Thursday, 24 August 2017

Why ‘Padmasana’ is the ideal and most scientific sitting posture

In twenty-four hours, we either sit or walk or lay down. We sit an average of 11 to 12 hours a day. We sit more than we sleep, sit more than we stand or do any activity. Most of the time we sit on a chair. We sit in our cars. We sit at breakfast, lunch, and dinner. We sit to work. We sit to watch TV. We sit at the movie theater. We sit at our office. 
What is the problem with so much sitting? The problem with so much sitting is that our bodies re not meant for it. For millions of years, we were in constant movement for 10-12 hours a day. Switch that to sitting for 10 hours, and there’s no amount of exercise we can do that can undo the damage. Even if, after our day at the office, we went to the gym for two hours, it wouldn’t negate the damage done by sitting. One study found that we can increase our lifespan by two years by sitting down three hours or less a day. Another study found that each hour spent watching TV after 25 reduces our life expectancy by 22 minutes. We sit everywhere and most of the time we sit on a sofa or chair. While we sit usually our body get following posture: -

Chair Sitting Pose

The above sitting posture has following features: 
1. Body weight rests on hip and upper femur i.e. thigh bone.
2. Lower spinal cord touches the surface on which we sit.
3. Most of the time spinal cord, neck and head lean in front and not straight as shown in the figure.
4. Foot – leg joint, leg - thigh joint and thigh – hip joint remains at ninety-degree angle.
5. Legs remain straight and perpendicular to earth.
6. Abdominal organs are compressed against each other.
7. Arteries and veins carrying blood are compressed at least at two places where body load is maximum.

Consequences: -

When we stand, our body works very differently than when we sit. Sitting for hours a day causes the following damages: -

Sitting compresses our body, slowing down digesting, leading to cramps, heart burn, constipation and bloating. This can be experienced while we do a car ride.
Posture gets worse, leading to strained neck, back and shoulders and our entire body degenerates when we sit 10 hours a day. 
Standing requires tensing of the abdominal muscles while sitting leads to weak abs, leading to mobility issues.
Bones get weaker.
While we sit on chair heart is to create more pressure or work hard because blood is pumped against the gravity and six times blood flows at right angle from foot to heart. First at the joint between foot and leg, second at knee and third at the joint of thigh and abdomen.
Brain function slows down when we sit. Because our brain gets less blood and oxygen which results in to mood worsen. 
Because blood flow slows down, we increase risk of heart disease.
Varicose veins develop.
Insulin is negatively affected by just one day of sitting 10 hours a day. 
Excessive sitting results in to pedal edema. It is very well experienced by us when we take a long ride in a car and our legs start swelling.
Sitting increases our risk of cancer, for reasons we’re still speculating about. Perhaps it’s the antioxidant processes that are engaged when we are in movement.

Considering these damages led Dr. James Levine to coin the phrase “Sitting is the New Smoking!” whereas on the other hand, each cigarette reduces our life expectancy by 11 minutes.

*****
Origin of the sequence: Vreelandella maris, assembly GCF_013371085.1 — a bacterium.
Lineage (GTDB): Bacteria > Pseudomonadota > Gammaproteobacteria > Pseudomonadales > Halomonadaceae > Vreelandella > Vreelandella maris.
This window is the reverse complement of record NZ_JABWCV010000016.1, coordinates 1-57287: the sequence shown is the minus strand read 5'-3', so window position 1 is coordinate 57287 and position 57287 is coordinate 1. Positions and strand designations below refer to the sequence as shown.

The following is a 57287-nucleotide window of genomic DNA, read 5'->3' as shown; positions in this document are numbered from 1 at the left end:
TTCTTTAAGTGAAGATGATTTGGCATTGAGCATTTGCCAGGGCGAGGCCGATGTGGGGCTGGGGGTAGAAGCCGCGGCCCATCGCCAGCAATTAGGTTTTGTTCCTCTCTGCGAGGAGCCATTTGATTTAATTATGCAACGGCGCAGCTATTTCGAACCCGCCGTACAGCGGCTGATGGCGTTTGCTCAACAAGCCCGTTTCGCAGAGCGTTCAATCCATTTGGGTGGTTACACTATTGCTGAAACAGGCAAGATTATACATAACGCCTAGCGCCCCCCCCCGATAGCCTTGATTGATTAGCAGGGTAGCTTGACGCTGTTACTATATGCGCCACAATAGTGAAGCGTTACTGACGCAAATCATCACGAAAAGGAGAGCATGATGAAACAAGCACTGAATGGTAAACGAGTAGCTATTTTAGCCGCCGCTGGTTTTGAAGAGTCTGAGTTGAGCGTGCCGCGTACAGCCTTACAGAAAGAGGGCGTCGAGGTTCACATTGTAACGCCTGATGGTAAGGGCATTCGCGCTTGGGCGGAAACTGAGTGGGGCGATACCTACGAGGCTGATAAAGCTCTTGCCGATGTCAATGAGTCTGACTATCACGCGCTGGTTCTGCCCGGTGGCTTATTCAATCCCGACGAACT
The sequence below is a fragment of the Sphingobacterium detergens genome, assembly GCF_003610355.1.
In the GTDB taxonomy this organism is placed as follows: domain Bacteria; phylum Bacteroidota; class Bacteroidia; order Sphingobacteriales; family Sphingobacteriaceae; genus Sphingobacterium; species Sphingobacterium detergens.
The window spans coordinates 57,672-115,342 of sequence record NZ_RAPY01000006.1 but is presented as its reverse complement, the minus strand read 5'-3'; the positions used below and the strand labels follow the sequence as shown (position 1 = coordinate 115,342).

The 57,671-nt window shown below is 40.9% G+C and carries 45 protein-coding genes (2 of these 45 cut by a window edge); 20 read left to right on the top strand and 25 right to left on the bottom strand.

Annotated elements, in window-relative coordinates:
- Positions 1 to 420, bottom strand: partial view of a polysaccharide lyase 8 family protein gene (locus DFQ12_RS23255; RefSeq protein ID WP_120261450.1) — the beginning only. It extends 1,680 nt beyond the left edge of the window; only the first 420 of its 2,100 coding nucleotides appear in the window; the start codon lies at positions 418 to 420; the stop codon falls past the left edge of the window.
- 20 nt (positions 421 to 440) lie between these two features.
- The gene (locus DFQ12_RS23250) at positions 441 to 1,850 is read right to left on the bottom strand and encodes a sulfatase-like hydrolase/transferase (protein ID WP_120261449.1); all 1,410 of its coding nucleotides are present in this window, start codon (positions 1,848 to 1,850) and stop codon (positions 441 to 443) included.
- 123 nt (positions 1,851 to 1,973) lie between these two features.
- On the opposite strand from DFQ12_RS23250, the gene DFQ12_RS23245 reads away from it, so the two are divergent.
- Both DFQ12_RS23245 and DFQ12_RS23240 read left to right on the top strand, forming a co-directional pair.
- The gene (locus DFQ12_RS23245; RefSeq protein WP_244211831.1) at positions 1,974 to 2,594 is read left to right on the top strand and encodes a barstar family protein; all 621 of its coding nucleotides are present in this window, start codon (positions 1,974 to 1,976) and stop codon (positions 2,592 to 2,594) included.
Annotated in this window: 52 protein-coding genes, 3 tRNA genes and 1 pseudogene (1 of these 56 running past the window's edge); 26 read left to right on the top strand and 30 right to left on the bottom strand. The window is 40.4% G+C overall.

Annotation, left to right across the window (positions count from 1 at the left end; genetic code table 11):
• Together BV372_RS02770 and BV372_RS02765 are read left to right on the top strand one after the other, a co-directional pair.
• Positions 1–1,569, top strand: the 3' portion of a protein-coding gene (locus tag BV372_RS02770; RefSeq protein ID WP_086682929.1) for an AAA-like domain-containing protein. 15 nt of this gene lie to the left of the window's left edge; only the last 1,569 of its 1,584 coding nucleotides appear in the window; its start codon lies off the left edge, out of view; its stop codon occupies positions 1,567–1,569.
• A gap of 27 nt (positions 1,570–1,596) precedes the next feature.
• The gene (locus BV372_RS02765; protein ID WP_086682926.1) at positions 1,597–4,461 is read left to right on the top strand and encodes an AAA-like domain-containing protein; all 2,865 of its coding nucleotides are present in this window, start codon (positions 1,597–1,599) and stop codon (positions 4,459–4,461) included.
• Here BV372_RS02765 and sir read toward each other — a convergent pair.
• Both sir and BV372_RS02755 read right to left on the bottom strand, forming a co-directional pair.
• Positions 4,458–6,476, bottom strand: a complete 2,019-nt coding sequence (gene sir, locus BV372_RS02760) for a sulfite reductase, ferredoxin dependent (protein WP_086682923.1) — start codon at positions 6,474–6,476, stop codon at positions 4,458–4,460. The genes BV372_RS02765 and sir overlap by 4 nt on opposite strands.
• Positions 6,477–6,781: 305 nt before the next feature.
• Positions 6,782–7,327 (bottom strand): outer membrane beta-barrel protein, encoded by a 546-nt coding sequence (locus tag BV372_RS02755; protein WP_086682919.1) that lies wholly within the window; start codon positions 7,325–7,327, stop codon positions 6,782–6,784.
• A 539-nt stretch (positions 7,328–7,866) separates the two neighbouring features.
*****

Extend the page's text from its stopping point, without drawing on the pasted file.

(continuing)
Question arises what should be the appropriate and ideal sitting posture to avoid damage or reduce damage up to minimum. Because in modern life we cannot avoid twelve to fourteen hours sitting in a day. 

In Indian traditions, the ideal sitting posture is ‘Padmasana’. It is a cross-legged sitting position where both legs are placed on opposite thighs, as shown in the following sketch: -

Padmasan Pose

Features: -
1. Tail of back bone i.e. lumber and cocci does not touch the surface on which we sit.
2. Back bone i.e. spinal cord, neck and head remain straight.
3. Because of straight back bone various abdominal organs e.g. liver, pancreas, gall bladder, kidney, intestine etc. do not compress against each other.  
4. Upper body weight rests on lower femur i.e. lower thigh bone near knees.
5. Foot, leg and thigh remain parallel to earth.
6. Both foot rest on cross upper thighs. 
Consequences: -
Foot, leg and thigh remain parallel to earth, therefore minimum influence of gravity on blood circulation. Heart work load is reduced.
Because both foot rest on cross upper thighs, therefore sitting in this fashion causes no obstruction in any artery and vein. This result in to obstruction free movement of blood – heart work load is further reduced.
With straight back bone, respiratory functions are effectively performed and adequate gaseous exchange from body occurs.
Appropriate oxygen supply in all parts of the body.
Pedal edema i.e. swelling of legs is never possible because there is no obstruction in blood flow in legs.
Possibilities of varicose veins is reduced to minimum.
Because various abdominal organs e.g. liver, pancreas, gall bladder, kidney, intestine etc. do not compress against each other, therefore no adverse effect on digestion and digestive system.
No constipation, which is the root cause of our all ailments.
Muscles remain stretched, therefore, less chances of their weakening.
No knee and joint pain.

To sum up, this posture develops physical and mental stability, calms the nerves, and relieves the stiffness of knees and joints, and guards against rheumatism. The abdominal region receives a copious supply of the blood from the point where the abdominal aorta divides. The effect of this is to invigorate the coccyx region and the nerves of the sacrum. The entire body is kept in complete equilibrium.
So, the choice is ours. If we want to reduce the adverse effects of chair sitting pose, we should go for padmasana pose.